Advocacy and Independent Visiting

 

Advocacy and Independent Visiting are great avenues of support that are available to you, but what are they exactly?


Advocacy

So, what is advocacy? Well, put simply, advocacy means having someone to help you deal with some of life’s difficult times; it means getting your views heard when decisions are being made about your life!

Advocacy is the process of one person helping another to represent their views. The person giving the advice is called an advocate, and they will help you to be actively involved in decisions that affect your life. This could be by either helping you to say what you want to say yourself or will represent the issues and views on your behalf – only after first ensuring that they have been fully briefed and understand the issues, of course!

a boy shouting into a microphoneWhen there are decisions that will affect you, advocates can help you to choose what you want to happen, and they can also give you guidance on how you can make your views clear to adults so that they recognise your wishes and feelings.

Advocates are totally independent, which means that they’re not employed by any Health or Social Care services. And the really great thing is that they are trained to know the law and to be able to talk with you sensitively and honestly – so they’ve got the tools to help empower you to build a better future.

 

Advocacy Services

If you aren’t happy with your experience of any Health or Social Care service and you want to make a complaint about it, you can refer yourself to one of the following two local advocacy services below. Advocacy is also available for some other specific groups of children and young people.

The National Youth Advocacy Service

NYAS logoKnown as NYAS for short, the National Youth Advocacy Service can offer you advocacy support:

    • If you are involved in a Child Protection process and are aged between four and 18 years old.
    • If you are in Care or a Care-leaver (up to 25 years old).
    • If you are privately fostered.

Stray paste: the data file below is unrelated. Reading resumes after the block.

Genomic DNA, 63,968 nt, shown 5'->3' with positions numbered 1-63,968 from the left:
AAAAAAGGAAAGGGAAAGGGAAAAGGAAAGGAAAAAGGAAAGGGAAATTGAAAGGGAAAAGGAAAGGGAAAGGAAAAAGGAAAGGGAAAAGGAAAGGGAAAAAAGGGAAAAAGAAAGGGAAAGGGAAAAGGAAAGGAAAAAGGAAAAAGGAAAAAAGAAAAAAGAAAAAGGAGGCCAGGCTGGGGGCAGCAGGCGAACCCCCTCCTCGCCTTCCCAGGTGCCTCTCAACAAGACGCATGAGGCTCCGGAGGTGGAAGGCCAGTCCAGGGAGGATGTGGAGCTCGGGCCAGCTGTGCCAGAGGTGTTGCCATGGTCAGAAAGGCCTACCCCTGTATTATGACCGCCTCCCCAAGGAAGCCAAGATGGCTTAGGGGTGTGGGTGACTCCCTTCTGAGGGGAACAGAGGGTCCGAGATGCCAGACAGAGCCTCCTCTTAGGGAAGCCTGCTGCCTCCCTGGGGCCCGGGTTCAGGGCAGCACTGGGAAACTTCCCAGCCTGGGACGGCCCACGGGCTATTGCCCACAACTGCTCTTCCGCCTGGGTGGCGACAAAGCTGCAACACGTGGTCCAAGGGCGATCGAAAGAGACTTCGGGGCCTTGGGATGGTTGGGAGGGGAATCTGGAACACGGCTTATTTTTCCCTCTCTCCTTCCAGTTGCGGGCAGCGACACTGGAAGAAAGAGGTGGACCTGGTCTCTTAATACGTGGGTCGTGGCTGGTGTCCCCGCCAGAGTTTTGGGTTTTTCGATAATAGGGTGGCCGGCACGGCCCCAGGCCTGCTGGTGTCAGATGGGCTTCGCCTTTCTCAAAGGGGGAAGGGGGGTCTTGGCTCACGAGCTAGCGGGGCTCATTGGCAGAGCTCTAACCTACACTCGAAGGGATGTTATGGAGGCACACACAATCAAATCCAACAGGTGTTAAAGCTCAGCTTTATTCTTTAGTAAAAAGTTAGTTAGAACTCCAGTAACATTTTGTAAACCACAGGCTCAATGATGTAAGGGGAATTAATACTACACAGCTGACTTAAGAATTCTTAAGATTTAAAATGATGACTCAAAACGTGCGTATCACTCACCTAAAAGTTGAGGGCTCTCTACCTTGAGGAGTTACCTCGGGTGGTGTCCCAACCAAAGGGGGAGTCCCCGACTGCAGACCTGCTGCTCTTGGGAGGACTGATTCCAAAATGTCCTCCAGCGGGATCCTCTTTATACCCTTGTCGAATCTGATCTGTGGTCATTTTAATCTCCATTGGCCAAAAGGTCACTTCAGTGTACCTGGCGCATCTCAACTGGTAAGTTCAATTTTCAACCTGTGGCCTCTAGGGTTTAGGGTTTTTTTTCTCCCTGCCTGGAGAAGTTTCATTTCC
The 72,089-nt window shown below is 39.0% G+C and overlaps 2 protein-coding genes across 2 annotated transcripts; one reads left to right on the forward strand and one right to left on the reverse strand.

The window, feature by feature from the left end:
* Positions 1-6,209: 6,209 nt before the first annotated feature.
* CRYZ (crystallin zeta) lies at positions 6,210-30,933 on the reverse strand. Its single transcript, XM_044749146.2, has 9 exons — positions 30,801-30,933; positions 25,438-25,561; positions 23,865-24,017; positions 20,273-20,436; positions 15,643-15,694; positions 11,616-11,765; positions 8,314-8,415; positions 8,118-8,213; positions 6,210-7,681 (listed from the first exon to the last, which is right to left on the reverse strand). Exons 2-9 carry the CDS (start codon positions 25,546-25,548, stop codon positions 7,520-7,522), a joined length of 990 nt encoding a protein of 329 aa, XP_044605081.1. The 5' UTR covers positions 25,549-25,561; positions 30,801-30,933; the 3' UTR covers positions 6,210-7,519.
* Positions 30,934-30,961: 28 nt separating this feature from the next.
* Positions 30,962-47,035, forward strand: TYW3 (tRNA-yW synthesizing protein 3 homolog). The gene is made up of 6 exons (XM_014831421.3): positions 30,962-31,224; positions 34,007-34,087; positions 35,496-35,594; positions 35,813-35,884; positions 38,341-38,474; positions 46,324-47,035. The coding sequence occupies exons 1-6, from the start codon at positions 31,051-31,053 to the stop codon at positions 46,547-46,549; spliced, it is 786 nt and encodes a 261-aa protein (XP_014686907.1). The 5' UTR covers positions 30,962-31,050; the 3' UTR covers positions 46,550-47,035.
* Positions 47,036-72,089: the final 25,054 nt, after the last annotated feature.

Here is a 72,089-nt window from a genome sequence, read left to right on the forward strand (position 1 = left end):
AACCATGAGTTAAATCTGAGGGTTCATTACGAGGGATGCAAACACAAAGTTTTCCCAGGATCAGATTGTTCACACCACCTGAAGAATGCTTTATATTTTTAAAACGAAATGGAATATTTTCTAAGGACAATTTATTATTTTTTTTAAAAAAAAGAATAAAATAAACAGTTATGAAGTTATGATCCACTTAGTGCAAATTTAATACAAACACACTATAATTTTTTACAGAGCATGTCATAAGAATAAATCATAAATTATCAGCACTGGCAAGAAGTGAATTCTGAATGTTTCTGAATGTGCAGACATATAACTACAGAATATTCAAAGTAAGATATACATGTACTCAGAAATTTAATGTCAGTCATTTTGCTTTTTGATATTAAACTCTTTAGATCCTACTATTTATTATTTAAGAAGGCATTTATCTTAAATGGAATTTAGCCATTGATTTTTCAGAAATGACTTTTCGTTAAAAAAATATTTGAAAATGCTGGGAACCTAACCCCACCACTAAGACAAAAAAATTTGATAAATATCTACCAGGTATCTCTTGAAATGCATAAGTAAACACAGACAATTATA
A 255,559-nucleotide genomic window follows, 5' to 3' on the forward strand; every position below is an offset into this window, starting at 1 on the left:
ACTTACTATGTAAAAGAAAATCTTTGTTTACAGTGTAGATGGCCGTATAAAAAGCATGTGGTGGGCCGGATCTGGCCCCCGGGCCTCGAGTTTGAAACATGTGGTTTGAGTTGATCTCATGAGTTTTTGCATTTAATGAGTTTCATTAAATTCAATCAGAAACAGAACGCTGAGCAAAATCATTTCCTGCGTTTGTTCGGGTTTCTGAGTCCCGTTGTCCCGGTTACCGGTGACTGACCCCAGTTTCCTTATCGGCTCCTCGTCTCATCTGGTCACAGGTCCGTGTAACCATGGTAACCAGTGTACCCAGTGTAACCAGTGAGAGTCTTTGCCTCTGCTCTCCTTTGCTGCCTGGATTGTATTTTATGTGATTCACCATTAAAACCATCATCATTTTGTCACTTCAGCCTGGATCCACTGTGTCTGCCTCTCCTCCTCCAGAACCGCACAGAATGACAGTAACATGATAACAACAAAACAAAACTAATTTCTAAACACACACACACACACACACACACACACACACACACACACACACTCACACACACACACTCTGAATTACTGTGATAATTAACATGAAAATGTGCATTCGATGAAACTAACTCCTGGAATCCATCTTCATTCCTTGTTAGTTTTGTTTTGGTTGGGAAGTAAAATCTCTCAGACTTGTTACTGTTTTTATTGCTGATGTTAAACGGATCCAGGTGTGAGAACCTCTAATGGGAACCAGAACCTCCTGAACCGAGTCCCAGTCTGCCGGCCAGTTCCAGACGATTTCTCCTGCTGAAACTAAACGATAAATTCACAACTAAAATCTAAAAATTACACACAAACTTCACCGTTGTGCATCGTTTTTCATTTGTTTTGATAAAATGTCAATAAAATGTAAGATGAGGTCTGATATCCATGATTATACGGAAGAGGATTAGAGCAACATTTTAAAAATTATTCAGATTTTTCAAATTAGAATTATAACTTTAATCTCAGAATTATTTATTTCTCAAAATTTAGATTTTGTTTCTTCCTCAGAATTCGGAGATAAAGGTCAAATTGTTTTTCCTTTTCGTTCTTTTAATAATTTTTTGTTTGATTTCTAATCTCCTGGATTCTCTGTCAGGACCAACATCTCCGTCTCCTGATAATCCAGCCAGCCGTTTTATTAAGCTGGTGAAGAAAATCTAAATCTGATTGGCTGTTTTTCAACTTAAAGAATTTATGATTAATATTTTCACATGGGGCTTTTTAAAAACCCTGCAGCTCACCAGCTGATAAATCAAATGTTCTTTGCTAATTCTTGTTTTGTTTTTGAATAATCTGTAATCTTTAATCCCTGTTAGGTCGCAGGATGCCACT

• If you are adopted and you are experiencing difficulties with your adoptive family.
    • If you are placed in the Atkinson Secure Unit.

In any of these cases, call NYAS on 0808 808 1001 or email them at help@nyas.net. Alternatively, ask your Social Worker to make a referral to NYAS for you.

An easy-to-read booklet about NYAS’s services is available here.

 

Devon Information, Advice and Support

Also known as DiAS, Devon Information, Advice and Support can offer you advocacy support:

  • If you are a young person with special educational needs or a disability and are 16 and 25 years old.
  • If you are in the process of moving from Children’s to Adults’ services.
  • If you are the parent or carer of someone who is in such a situation.

In any of these cases, call DiAS on 01392 383000 and ask for ‘Devon Information, Advice and Support’. Alternatively, you can emaildevonias@devon.gov.uk or ask your Social Worker to make a referral to Devon Advocacy Consortium for you.


Independent Visiting

If you have little or no contact with your family and would like an adult friend outside of the care system, that’s where Independent Visiting comes in.

An Independent Visitor (IV) is someone who will build a long-term, supportive relationship with you. They can give you advice and help get you involved in hobbies, sports, social or educational activities. They are there to listen to you and for you to have fun with. You could go to the cinema, go bowling or just take a walk in the park – whatever you enjoy!

To have an IV you need to be aged between four and 18. And your IV is just for you and no-one else! They will make regular visits and keep in touch by email, phone or letter. And, importantly, IVs aren’t paid to be with you – they want to be with you for you!

They are not carers or social workers, and what you talk to them about won’t get passed onto other people unless there are good reasons to do this – like you or another child may be at risk of harm.

 

How do I get an IV?

If you would like an IV, you should talk to your Social Worker or Independent Reviewing Officer. It can sometimes take a little bit of time to find the right IV for you, but that’s because we want to make sure you’ll get along. All IVs are given training and are background checked as well, just to make sure they’re safe. Our IVs in Devon are provided by NYAS, and there’s a special code of conduct that you and your IV need to stick to.

When we think we’ve found someone who would be a good IV for you, we’ll contact you and talk to you about them. If you then want to meet them, we will arrange to bring the IV to your home to meet you and to see if you like them. And if you both get on, you can arrange to meet again.

Someone might be your IV for a few months or many years – just so long as you are both happy and able to keep seeing each other. And if you’re unhappy with your IV, or simply decide that you no longer want one, just let us know.

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Advocacy

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